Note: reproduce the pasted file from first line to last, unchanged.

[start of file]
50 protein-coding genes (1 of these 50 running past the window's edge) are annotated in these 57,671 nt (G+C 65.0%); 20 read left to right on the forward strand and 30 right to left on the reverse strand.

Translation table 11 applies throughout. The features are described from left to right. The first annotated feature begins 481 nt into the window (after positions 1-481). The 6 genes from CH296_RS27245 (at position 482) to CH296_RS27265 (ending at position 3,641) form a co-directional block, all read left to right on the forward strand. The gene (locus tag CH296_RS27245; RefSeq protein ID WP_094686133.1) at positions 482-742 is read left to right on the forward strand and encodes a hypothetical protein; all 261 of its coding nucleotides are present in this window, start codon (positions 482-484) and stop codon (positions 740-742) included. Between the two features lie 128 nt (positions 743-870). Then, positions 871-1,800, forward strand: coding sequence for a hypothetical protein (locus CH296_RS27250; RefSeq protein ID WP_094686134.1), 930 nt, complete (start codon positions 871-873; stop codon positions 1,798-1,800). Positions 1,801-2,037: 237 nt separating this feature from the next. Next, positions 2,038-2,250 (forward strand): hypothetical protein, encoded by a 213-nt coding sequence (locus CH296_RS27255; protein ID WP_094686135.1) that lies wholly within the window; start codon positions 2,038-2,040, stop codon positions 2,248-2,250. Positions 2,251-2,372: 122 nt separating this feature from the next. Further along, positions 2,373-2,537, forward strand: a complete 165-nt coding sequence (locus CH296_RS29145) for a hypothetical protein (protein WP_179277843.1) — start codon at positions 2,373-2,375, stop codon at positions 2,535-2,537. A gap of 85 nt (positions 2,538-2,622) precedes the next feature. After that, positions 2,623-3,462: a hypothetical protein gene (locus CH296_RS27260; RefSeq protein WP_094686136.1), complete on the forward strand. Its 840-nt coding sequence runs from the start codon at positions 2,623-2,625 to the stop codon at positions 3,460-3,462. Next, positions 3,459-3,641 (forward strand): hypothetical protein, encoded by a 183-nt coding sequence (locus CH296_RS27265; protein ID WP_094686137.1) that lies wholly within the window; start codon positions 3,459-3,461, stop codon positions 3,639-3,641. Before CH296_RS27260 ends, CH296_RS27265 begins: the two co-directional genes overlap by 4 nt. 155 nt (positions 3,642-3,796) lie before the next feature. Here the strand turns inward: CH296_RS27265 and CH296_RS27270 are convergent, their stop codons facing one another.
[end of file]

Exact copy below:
50 protein-coding genes (1 of these 50 running past the window's edge) are annotated in these 57,671 nt (G+C 65.0%); 20 read left to right on the forward strand and 30 right to left on the reverse strand.

Translation table 11 applies throughout. The features are described from left to right. The first annotated feature begins 481 nt into the window (after positions 1-481). The 6 genes from CH296_RS27245 (at position 482) to CH296_RS27265 (ending at position 3,641) form a co-directional block, all read left to right on the forward strand. The gene (locus tag CH296_RS27245; RefSeq protein ID WP_094686133.1) at positions 482-742 is read left to right on the forward strand and encodes a hypothetical protein; all 261 of its coding nucleotides are present in this window, start codon (positions 482-484) and stop codon (positions 740-742) included. Between the two features lie 128 nt (positions 743-870). Then, positions 871-1,800, forward strand: coding sequence for a hypothetical protein (locus CH296_RS27250; RefSeq protein ID WP_094686134.1), 930 nt, complete (start codon positions 871-873; stop codon positions 1,798-1,800). Positions 1,801-2,037: 237 nt separating this feature from the next. Next, positions 2,038-2,250 (forward strand): hypothetical protein, encoded by a 213-nt coding sequence (locus CH296_RS27255; protein ID WP_094686135.1) that lies wholly within the window; start codon positions 2,038-2,040, stop codon positions 2,248-2,250. Positions 2,251-2,372: 122 nt separating this feature from the next. Further along, positions 2,373-2,537, forward strand: a complete 165-nt coding sequence (locus CH296_RS29145) for a hypothetical protein (protein WP_179277843.1) — start codon at positions 2,373-2,375, stop codon at positions 2,535-2,537. A gap of 85 nt (positions 2,538-2,622) precedes the next feature. After that, positions 2,623-3,462: a hypothetical protein gene (locus CH296_RS27260; RefSeq protein WP_094686136.1), complete on the forward strand. Its 840-nt coding sequence runs from the start codon at positions 2,623-2,625 to the stop codon at positions 3,460-3,462. Next, positions 3,459-3,641 (forward strand): hypothetical protein, encoded by a 183-nt coding sequence (locus CH296_RS27265; protein ID WP_094686137.1) that lies wholly within the window; start codon positions 3,459-3,461, stop codon positions 3,639-3,641. Before CH296_RS27260 ends, CH296_RS27265 begins: the two co-directional genes overlap by 4 nt. 155 nt (positions 3,642-3,796) lie before the next feature. Here the strand turns inward: CH296_RS27265 and CH296_RS27270 are convergent, their stop codons facing one another.